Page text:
Aploogies if you read this yesterday. A bleary-eye, sleep deprived editor posted the piece rather than scheduled it . . .
It's my Mum's birthday 29 March 1920 today, and I remembered to get a card in the post last week. They say that men marry their mothers. We don't of course unless we're Oedipus Rex. Cue Tom Lehrer. But we probably cue in on some aspect of Mum when it comes to mate choice. If your mother has an Imelda Marcos amount of shoes, you'd better be in a well-paying job before you hitch up with a similar sort of gal. I wrote recently and a while back about how The Beloved landed on her feet when she rocked up to Clive Sinclair's office in 1980. A couple of week's ago I was talking to my 96 y.o mother on the phone. My parents never went to college, at least partly because WWII erupted at just the wrong time. My mother signed up with the ATS Auxiliary Territorial Service and wore a khaki uniform for much of the duration of hostilities. She had an interesting war, made a lot of new pals and loss a good number as well and more or less never talked about those years when we were growing up. I'm only picking up fragments and anecdotes now.
The war being over she was living and working in London. After the Blitz, accommodation was the limiting factor and my mother was bunking in the spare room of the apartment of a married friend of hers while she was looking for work. One evening on the Tube, she got up to offer her seat to a pair of elderly ladies and later on got to sit down again opposite them. They told her that they'd been to visit their sister in hospital and hoped that she would die quickly because their nephew could then organise the funeral before the weekend and it wouldn't interfere with his work. It transpired [TMI do I hear you cry?] that this young man was having trouble with his secretary - perhaps she balked at arranging a funeral for the boss's mother? Nothing if not on the ball, my mother wrote her address on the inside of a cigarette packet and said she could secretary with the best.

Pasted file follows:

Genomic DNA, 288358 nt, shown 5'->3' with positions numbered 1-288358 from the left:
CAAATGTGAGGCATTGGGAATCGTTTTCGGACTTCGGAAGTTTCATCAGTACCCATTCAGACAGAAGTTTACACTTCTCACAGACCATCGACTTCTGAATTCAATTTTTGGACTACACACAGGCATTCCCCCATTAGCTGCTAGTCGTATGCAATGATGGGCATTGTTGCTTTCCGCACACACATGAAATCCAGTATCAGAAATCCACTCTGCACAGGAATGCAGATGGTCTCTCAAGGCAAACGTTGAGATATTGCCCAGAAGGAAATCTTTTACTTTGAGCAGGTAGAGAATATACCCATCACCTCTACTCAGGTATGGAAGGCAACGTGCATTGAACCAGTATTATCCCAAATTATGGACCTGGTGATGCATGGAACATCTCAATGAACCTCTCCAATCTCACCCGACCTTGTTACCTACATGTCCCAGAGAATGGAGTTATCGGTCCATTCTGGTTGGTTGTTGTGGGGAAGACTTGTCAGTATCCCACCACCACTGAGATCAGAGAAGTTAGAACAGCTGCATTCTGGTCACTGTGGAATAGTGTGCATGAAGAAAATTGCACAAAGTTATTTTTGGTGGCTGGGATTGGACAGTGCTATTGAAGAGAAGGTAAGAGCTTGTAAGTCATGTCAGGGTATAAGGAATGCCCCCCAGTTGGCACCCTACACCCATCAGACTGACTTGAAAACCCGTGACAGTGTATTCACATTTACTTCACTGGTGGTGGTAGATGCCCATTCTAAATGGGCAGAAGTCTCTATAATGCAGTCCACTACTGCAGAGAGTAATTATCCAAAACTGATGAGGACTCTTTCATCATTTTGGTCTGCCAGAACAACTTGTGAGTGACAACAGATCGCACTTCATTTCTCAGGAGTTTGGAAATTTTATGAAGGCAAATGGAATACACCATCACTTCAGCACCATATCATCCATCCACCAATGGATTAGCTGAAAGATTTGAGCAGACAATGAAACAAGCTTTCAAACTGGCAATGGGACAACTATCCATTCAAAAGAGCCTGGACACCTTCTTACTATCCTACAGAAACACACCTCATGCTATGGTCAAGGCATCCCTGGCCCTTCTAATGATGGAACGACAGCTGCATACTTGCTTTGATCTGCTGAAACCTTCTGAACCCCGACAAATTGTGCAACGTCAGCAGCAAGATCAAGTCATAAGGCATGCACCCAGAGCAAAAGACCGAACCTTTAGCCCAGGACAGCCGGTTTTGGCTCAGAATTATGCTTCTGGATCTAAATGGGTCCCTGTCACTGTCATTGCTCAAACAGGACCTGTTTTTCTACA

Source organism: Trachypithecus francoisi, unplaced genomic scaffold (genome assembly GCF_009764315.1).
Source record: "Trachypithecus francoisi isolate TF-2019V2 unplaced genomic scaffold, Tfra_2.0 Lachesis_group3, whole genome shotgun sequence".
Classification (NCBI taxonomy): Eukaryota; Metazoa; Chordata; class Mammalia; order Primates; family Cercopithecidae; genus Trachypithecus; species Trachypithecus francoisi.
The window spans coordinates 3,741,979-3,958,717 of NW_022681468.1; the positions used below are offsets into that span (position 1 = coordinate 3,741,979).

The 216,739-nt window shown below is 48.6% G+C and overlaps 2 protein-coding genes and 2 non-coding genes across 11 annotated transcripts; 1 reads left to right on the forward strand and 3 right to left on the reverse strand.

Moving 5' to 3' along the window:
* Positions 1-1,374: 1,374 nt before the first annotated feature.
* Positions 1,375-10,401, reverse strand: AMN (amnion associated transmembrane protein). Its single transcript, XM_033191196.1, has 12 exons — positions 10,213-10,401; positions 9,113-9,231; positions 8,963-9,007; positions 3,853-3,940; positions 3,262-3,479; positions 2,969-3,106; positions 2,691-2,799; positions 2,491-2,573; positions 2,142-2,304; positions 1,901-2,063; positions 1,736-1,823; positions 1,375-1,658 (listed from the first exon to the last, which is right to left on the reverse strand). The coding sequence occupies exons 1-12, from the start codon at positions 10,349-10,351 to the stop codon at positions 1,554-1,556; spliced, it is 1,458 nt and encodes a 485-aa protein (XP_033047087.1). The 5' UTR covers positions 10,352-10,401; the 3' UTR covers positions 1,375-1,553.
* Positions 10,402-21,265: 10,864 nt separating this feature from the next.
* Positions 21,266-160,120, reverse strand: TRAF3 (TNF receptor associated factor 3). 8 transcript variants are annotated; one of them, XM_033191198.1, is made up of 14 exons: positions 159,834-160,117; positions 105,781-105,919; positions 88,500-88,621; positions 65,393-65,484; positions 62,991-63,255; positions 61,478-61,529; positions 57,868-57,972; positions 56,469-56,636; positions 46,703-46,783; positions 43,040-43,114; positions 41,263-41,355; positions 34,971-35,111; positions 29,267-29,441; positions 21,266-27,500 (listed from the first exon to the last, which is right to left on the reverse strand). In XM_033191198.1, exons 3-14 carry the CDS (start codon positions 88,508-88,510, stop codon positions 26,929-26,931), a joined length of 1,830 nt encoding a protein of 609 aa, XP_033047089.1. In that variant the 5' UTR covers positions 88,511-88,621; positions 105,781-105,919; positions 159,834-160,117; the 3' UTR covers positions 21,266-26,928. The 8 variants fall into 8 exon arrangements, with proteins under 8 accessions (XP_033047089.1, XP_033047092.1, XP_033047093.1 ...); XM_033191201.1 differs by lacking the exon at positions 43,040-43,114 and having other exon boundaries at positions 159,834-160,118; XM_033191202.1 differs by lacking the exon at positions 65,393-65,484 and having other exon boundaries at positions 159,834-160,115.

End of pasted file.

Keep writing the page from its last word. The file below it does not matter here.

Two days later, a letter appeared asking her to turn up for interview at Courtaulds. The company was gearing up from being a rather sedate family firm manufacturing synthetic fibres - cellulose acetate and viscose rayon - into a huge multinational player in the textile industry. She was hired to work for the nephew as secretary and PA and it was soon apparent why he was having difficulties with his secretary - because he was a privileged shit. My mother would be typing and filing away in the outer office and a disembodied voice would emanate from the inner sanctum "Get me cigarettes" or "Bring me coffee" for neither of which was he inclined to say thank you. Apart from the boss, Courtaulds was a great place to work they had a very flat management structure and free lunch in a basement canteen. There was no executive dining room, and the managers sat down with the telephonists in a very egalitarian manner. This went on for a few weeks but over the Christmas holiday [two days long back then] she reckoned that she'd had enough, and resolved to give notice when she returned to work.
On Monday 29th December 1947, she was pre-empted in her resignation speech with the news that George Courtauld's PA had committed suicide over the holidays, and my mother was to go upstairs to work for the great man. He was a very different person to the nephew-feller: charming, demanding, scrupulously polite and busy. My mother got busy too but she was never afraid of work, she just didn't like being disrespected. My mother finished the story with "I suppose I was lucky, I suppose I've been lucky". I demur, luck doesn't fall into your lap; you have to make it - by being alert, being able but also being willing.
Richard Wiseman has carried out a scientific study of Luck and written a book about it [available £0.01]. According to Wiseman, Lucky people . . . are skilled at creating and noticing chance opportunities, make lucky decisions by listening to their intuition, create self-fulfilling prophesies via positive expectations, and adopt a resilient attitude that transforms bad luck into good. That sounds like the two women in my life.